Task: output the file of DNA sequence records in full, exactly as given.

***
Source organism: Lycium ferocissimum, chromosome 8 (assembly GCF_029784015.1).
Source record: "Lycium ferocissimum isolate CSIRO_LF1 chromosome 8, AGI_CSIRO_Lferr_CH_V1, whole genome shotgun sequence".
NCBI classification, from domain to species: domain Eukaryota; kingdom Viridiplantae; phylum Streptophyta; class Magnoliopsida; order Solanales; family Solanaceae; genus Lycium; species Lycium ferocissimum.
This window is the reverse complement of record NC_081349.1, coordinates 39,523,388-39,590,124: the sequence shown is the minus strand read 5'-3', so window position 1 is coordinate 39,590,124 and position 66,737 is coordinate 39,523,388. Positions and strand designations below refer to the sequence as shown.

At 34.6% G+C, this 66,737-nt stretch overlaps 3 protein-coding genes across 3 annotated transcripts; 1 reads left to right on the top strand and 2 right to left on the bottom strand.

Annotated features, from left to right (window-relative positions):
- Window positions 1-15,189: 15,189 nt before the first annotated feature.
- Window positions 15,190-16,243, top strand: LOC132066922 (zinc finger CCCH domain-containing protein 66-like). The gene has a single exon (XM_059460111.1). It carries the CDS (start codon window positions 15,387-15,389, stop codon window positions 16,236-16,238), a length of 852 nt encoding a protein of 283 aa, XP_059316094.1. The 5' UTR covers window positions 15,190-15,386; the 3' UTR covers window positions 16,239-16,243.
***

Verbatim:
Source organism: Lycium ferocissimum, chromosome 8 (assembly GCF_029784015.1).
Source record: "Lycium ferocissimum isolate CSIRO_LF1 chromosome 8, AGI_CSIRO_Lferr_CH_V1, whole genome shotgun sequence".
NCBI classification, from domain to species: domain Eukaryota; kingdom Viridiplantae; phylum Streptophyta; class Magnoliopsida; order Solanales; family Solanaceae; genus Lycium; species Lycium ferocissimum.
This window is the reverse complement of record NC_081349.1, coordinates 39,523,388-39,590,124: the sequence shown is the minus strand read 5'-3', so window position 1 is coordinate 39,590,124 and position 66,737 is coordinate 39,523,388. Positions and strand designations below refer to the sequence as shown.

At 34.6% G+C, this 66,737-nt stretch overlaps 3 protein-coding genes across 3 annotated transcripts; 1 reads left to right on the top strand and 2 right to left on the bottom strand.

Annotated features, from left to right (window-relative positions):
- Window positions 1-15,189: 15,189 nt before the first annotated feature.
- Window positions 15,190-16,243, top strand: LOC132066922 (zinc finger CCCH domain-containing protein 66-like). The gene has a single exon (XM_059460111.1). It carries the CDS (start codon window positions 15,387-15,389, stop codon window positions 16,236-16,238), a length of 852 nt encoding a protein of 283 aa, XP_059316094.1. The 5' UTR covers window positions 15,190-15,386; the 3' UTR covers window positions 16,239-16,243.